I typically meet two approaches in relation to goal or target setting: people who target a bold ambition or those that ‘sandbag’ their aims.
If as leaders of organisations and teams, we want people to be ambitious – to be creative and drive our performance, practices or culture forward, it’s critical that we understand the difference and causes between these two approaches.
It could literally mean the difference between astonishing success and outright failure.
A sandbag approach
This approach to goal setting is centred around completion. As a person or team sets their targets, they choose objectives that are intentionally within known capability.
Some examples might be:
- a salesperson who sets low targets
- a development team commits to attempt only some small enhancements for a product
- a project manager that habitually doubles all date estimates
In all these cases, targets are small and easier to hit. There is little or no risk and a scorecard at the end of the period will most probably show up ‘green’.
An ambitious approach
This approach to goal setting is centred around a greater aspiration. As a person or team sets their targets, they choose large, stretching, courageous and, potentially paradigm-changing goals.
Some examples might be:
- a salesperson setting high targets in a new sector
- a customer team aiming at a revolutionary change to their service
- an infrastructure team targeting removal of 95% of toil* activity
In these cases, targets are large and unlike the sandbags, have a reasonable (or high!) chance of failure. The scorecard at the end of the period is unlikely to be fully green – there will be some reds or ambers for sure.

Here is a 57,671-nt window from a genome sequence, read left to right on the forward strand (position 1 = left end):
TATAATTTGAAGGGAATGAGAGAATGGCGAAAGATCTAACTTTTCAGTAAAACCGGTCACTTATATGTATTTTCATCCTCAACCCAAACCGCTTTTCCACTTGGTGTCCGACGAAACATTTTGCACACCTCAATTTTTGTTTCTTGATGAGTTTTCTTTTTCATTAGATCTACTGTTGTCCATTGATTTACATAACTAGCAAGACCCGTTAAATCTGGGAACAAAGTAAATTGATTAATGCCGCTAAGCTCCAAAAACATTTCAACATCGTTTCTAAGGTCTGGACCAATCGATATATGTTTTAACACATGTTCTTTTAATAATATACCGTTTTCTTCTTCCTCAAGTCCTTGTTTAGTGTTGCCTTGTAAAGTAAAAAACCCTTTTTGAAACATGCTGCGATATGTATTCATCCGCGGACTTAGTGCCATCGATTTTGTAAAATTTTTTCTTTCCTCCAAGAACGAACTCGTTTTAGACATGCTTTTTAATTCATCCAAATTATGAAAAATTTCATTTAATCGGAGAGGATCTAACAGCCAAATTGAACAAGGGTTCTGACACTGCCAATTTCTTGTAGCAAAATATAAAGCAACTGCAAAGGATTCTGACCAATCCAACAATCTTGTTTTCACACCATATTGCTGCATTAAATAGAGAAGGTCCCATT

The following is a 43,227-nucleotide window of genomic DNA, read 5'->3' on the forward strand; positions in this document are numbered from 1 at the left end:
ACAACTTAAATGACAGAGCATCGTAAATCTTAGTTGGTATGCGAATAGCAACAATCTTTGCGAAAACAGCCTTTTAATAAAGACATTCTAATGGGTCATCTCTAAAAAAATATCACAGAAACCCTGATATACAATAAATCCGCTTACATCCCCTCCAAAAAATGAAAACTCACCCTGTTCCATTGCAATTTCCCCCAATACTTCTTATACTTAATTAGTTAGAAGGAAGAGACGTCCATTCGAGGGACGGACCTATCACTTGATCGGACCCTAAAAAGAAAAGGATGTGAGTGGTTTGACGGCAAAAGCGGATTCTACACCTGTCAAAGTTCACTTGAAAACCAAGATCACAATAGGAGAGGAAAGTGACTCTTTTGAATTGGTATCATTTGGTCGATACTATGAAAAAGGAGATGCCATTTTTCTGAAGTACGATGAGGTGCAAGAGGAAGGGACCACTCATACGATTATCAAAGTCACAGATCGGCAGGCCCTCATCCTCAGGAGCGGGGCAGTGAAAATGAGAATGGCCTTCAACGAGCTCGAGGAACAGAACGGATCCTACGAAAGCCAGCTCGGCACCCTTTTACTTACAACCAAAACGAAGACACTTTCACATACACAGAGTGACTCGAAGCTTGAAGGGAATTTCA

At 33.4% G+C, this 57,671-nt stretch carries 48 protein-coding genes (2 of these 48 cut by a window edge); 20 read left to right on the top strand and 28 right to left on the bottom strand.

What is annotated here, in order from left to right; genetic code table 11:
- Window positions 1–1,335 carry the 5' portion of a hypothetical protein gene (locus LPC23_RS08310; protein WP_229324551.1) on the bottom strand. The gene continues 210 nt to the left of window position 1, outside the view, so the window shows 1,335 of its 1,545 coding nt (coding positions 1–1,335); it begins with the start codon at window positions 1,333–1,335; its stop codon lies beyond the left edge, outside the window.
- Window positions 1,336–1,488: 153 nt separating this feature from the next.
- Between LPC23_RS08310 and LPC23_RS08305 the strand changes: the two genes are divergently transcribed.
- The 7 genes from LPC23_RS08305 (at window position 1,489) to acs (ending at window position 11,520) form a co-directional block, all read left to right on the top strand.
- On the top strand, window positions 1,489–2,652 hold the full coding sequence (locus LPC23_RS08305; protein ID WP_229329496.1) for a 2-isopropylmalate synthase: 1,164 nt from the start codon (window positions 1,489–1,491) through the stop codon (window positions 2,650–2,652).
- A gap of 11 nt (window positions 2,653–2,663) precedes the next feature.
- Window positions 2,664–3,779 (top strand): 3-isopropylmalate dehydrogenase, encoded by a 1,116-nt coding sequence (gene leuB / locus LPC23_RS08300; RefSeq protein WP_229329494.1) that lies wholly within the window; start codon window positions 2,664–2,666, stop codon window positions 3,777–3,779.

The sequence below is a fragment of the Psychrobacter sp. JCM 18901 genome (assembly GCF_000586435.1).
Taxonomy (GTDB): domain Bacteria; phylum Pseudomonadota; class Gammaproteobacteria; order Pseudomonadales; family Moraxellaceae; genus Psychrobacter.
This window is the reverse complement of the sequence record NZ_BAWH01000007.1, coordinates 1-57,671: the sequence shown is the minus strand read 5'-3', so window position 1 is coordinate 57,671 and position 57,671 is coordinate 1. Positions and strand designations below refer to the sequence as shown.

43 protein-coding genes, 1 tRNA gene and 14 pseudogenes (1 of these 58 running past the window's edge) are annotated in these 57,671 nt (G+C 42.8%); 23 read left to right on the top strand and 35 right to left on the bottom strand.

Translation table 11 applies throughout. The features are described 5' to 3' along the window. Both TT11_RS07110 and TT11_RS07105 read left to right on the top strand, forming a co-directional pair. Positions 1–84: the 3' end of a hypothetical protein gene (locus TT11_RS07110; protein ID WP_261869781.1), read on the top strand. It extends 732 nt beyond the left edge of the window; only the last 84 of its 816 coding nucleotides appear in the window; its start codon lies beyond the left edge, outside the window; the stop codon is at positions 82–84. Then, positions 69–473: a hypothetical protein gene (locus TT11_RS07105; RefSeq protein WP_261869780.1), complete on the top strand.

Why does this matter?
I stated at the beginning that this is the difference between astonishing success and outright failure. That’s a big claim, but one I stand by.
To explain, imagine a scale with “sandbagging” on the left and “ambition” on the right. If your team or organisation is dominated by people who (for reasons in the next section) sandbag their goals, you can never reach your potential. Everyone is operating below their capability.
If by contrast you have at least some people (and ideally everyone) including ambitious goals in their work, you are engaging much more of their capability. To achieve big goals, you need creativity, drive, energy and importantly, even if some of those goals fail to connect, the learning and experience grows your company every time.
Here’s an example from Google.
In 2008, a target was set to reach 20 million 7-day active Chrome users.
They failed to reach the number.
In 2009, the target was revised to 50 million.
They failed to reach the number, reaching 38 million.
In 2010, the target was revised again, and this time to 111 million
They achieved this, and today have well over 1 billion users.
The targets aren’t being sandbagged. No-one is adjusting their ambition, like “I set that too high, I’ll revise it down”. Google revised their targets up. Just look at what happened.
A quote from Michelangelo does well to sum up the point:
“The greatest danger for most of us is not that our aim is too high and we miss it, but that it is too low and we reach it.”Michelangelo
Why do people sandbag?
There are a few reasons why people take this approach. By knowing that – and testing in your own organisation – you can begin to address them.
Cultural approach to failure
How comfortable are you with failure and learning from it?